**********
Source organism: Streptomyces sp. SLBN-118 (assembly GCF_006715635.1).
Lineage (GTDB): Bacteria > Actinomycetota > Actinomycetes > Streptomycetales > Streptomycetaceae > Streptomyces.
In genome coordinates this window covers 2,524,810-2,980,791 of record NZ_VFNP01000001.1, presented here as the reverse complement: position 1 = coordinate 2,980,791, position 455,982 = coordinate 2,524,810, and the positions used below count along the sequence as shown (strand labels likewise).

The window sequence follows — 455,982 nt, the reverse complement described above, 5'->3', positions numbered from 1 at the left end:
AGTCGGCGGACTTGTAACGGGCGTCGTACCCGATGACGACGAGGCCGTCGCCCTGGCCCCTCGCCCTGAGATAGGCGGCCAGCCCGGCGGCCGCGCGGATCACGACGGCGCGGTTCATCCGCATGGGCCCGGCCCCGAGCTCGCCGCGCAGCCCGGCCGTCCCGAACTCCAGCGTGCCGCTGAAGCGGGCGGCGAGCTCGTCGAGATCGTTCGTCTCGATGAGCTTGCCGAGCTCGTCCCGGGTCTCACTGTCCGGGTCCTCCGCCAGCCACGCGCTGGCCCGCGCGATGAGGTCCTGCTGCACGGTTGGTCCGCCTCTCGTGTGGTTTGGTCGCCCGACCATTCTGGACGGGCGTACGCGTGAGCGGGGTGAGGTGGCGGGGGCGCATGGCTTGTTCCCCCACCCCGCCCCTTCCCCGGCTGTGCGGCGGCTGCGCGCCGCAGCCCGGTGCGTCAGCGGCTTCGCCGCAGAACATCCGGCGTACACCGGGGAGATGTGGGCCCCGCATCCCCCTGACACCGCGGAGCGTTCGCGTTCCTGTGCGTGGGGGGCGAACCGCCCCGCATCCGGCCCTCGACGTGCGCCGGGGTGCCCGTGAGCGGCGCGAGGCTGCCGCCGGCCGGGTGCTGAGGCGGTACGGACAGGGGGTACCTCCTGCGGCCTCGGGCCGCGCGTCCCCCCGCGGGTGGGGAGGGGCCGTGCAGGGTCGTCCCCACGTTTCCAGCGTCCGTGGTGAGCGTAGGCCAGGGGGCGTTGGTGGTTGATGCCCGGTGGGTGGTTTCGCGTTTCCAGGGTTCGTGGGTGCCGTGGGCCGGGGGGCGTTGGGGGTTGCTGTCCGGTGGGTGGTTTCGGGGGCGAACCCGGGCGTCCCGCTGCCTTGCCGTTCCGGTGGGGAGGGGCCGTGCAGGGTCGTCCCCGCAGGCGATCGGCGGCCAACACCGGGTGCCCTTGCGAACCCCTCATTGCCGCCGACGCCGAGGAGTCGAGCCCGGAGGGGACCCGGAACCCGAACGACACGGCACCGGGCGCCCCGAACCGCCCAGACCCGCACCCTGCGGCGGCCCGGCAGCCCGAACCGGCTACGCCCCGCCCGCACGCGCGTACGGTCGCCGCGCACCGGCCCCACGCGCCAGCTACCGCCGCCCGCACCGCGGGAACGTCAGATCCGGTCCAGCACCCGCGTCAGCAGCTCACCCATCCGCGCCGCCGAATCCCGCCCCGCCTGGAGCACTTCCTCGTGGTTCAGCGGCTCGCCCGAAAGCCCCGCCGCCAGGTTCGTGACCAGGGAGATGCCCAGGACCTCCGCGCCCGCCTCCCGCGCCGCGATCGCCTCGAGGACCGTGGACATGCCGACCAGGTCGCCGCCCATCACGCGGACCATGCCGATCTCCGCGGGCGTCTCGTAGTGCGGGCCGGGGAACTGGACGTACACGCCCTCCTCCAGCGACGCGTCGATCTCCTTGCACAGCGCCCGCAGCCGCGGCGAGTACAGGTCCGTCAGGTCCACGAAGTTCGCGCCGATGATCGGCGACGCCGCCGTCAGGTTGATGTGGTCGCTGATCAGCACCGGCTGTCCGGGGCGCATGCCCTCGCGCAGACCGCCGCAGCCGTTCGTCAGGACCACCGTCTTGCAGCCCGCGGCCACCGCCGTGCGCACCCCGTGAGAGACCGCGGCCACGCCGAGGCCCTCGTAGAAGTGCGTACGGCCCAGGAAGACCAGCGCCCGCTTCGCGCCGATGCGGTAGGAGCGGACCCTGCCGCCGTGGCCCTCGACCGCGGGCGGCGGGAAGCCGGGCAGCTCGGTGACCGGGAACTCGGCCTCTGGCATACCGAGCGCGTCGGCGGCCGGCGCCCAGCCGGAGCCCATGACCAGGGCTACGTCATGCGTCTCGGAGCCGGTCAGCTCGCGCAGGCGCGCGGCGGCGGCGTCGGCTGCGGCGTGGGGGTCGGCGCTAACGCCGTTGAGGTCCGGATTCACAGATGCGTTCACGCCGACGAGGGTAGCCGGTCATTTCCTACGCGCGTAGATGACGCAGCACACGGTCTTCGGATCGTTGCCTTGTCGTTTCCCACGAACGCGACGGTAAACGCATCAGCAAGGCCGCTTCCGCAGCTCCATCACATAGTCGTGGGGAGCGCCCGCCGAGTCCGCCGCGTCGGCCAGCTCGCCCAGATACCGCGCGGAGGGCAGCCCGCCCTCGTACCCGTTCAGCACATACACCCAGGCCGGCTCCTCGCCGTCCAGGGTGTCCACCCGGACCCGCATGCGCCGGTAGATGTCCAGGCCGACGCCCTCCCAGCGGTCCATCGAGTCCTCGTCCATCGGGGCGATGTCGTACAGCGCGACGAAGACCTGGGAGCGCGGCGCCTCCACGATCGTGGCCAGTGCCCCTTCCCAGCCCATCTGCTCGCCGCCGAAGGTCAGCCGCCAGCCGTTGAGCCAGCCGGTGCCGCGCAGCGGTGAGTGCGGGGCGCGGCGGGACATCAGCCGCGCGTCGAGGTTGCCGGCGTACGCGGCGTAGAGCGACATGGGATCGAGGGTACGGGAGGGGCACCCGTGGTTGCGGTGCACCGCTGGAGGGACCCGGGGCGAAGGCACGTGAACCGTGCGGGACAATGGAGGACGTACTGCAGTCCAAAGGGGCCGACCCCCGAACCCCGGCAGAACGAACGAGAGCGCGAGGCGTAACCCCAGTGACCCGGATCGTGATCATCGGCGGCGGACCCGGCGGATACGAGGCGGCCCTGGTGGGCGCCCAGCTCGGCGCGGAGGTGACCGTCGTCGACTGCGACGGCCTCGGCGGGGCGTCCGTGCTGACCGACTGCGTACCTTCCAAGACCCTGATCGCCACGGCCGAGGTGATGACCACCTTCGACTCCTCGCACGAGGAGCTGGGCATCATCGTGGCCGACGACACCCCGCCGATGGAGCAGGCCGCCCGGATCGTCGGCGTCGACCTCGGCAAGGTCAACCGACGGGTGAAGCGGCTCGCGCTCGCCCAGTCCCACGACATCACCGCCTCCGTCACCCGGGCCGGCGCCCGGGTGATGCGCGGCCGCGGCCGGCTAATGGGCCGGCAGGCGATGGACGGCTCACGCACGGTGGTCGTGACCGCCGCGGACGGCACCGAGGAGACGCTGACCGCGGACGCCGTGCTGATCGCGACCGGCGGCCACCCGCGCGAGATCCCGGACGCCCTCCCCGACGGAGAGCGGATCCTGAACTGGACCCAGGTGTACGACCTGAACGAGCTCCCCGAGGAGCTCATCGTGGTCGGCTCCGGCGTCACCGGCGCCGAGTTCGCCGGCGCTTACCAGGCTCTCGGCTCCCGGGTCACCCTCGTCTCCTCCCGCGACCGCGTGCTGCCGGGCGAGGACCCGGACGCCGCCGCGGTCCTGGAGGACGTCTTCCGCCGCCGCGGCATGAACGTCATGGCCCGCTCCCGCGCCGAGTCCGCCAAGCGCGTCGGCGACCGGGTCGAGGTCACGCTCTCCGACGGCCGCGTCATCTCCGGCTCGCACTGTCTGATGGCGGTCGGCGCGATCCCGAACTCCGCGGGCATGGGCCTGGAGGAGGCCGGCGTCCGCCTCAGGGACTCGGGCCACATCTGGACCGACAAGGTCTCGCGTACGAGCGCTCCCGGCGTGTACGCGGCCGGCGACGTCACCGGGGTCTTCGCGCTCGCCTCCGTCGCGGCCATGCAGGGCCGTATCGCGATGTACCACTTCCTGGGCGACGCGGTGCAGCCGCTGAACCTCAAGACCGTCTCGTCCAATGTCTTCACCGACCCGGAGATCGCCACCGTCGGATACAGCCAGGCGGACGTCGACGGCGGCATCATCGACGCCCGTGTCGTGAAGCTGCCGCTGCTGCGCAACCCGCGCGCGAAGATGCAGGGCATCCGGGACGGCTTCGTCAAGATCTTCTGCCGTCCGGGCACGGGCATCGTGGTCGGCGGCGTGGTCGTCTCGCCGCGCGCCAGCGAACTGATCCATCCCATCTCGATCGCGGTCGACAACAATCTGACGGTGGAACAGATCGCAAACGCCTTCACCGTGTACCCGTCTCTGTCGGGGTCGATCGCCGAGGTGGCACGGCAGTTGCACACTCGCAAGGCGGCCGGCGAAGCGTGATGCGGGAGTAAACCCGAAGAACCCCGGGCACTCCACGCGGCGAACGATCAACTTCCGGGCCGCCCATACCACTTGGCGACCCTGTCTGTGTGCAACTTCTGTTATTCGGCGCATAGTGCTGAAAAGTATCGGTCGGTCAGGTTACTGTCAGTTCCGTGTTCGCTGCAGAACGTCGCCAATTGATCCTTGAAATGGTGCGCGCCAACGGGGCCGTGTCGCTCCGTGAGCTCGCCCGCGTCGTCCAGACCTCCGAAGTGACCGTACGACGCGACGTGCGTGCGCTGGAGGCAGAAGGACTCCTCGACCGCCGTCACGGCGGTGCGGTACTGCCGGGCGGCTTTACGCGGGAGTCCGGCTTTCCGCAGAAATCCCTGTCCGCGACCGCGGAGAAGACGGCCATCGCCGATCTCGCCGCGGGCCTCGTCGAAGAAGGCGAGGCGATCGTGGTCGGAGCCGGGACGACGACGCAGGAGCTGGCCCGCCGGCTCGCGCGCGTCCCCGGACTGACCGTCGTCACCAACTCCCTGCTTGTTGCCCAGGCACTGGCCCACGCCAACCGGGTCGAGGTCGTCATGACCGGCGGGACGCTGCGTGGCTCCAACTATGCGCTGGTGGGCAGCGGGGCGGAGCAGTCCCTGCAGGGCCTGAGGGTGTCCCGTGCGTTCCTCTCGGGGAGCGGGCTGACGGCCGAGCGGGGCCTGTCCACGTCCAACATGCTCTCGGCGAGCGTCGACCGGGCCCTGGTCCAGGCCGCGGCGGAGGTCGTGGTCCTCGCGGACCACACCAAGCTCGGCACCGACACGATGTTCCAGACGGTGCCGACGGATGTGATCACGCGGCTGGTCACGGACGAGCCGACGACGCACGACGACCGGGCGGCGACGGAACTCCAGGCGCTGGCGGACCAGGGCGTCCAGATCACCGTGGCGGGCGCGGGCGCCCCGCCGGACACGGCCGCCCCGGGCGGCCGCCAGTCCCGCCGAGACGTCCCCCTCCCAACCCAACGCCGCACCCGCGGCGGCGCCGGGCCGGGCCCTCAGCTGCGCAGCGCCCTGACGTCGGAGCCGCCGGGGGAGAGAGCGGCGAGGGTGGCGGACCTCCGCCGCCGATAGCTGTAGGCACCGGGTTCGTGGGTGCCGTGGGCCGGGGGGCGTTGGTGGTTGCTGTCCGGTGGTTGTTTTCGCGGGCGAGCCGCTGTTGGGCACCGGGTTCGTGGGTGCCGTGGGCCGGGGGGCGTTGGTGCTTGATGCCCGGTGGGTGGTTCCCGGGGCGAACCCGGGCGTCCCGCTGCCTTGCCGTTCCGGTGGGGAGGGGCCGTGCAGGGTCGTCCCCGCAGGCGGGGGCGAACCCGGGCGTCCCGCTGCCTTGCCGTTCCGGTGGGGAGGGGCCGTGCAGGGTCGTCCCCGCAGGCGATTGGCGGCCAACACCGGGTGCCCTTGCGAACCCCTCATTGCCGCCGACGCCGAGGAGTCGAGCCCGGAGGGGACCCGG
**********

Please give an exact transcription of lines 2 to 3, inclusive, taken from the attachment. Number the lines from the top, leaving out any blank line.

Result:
Lineage (GTDB): Bacteria > Actinomycetota > Actinomycetes > Streptomycetales > Streptomycetaceae > Streptomyces.
In genome coordinates this window covers 2,524,810-2,980,791 of record NZ_VFNP01000001.1, presented here as the reverse complement: position 1 = coordinate 2,980,791, position 455,982 = coordinate 2,524,810, and the positions used below count along the sequence as shown (strand labels likewise).